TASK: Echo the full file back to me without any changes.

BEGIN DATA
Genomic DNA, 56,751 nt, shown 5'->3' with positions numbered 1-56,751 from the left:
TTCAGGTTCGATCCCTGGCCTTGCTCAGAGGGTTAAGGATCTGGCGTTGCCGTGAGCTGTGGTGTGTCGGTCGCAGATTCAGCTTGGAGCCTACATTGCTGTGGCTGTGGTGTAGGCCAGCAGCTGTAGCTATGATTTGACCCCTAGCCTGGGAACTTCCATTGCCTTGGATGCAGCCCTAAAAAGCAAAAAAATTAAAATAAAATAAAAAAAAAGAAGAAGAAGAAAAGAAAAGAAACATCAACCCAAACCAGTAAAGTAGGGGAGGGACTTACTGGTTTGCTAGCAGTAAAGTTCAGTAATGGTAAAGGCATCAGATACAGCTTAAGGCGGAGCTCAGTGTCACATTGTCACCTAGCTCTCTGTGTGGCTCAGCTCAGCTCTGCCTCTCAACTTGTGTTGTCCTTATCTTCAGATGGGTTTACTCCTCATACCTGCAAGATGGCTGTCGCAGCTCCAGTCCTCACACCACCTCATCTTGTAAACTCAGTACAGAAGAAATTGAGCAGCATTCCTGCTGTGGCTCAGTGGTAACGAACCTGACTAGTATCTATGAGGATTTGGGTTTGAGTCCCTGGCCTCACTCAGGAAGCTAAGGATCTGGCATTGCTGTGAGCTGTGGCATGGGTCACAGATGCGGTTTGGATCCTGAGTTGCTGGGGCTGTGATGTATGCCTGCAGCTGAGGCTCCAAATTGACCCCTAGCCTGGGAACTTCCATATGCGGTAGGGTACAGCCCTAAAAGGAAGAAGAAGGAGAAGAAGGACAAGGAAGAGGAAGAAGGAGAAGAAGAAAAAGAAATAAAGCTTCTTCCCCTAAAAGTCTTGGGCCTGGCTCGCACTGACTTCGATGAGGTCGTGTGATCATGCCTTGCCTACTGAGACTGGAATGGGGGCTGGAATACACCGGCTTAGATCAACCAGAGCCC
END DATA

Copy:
Genomic DNA, 56,751 nt, shown 5'->3' with positions numbered 1-56,751 from the left:
TTCAGGTTCGATCCCTGGCCTTGCTCAGAGGGTTAAGGATCTGGCGTTGCCGTGAGCTGTGGTGTGTCGGTCGCAGATTCAGCTTGGAGCCTACATTGCTGTGGCTGTGGTGTAGGCCAGCAGCTGTAGCTATGATTTGACCCCTAGCCTGGGAACTTCCATTGCCTTGGATGCAGCCCTAAAAAGCAAAAAAATTAAAATAAAATAAAAAAAAAGAAGAAGAAGAAAAGAAAAGAAACATCAACCCAAACCAGTAAAGTAGGGGAGGGACTTACTGGTTTGCTAGCAGTAAAGTTCAGTAATGGTAAAGGCATCAGATACAGCTTAAGGCGGAGCTCAGTGTCACATTGTCACCTAGCTCTCTGTGTGGCTCAGCTCAGCTCTGCCTCTCAACTTGTGTTGTCCTTATCTTCAGATGGGTTTACTCCTCATACCTGCAAGATGGCTGTCGCAGCTCCAGTCCTCACACCACCTCATCTTGTAAACTCAGTACAGAAGAAATTGAGCAGCATTCCTGCTGTGGCTCAGTGGTAACGAACCTGACTAGTATCTATGAGGATTTGGGTTTGAGTCCCTGGCCTCACTCAGGAAGCTAAGGATCTGGCATTGCTGTGAGCTGTGGCATGGGTCACAGATGCGGTTTGGATCCTGAGTTGCTGGGGCTGTGATGTATGCCTGCAGCTGAGGCTCCAAATTGACCCCTAGCCTGGGAACTTCCATATGCGGTAGGGTACAGCCCTAAAAGGAAGAAGAAGGAGAAGAAGGACAAGGAAGAGGAAGAAGGAGAAGAAGAAAAAGAAATAAAGCTTCTTCCCCTAAAAGTCTTGGGCCTGGCTCGCACTGACTTCGATGAGGTCGTGTGATCATGCCTTGCCTACTGAGACTGGAATGGGGGCTGGAATACACCGGCTTAGATCAACCAGAGCCC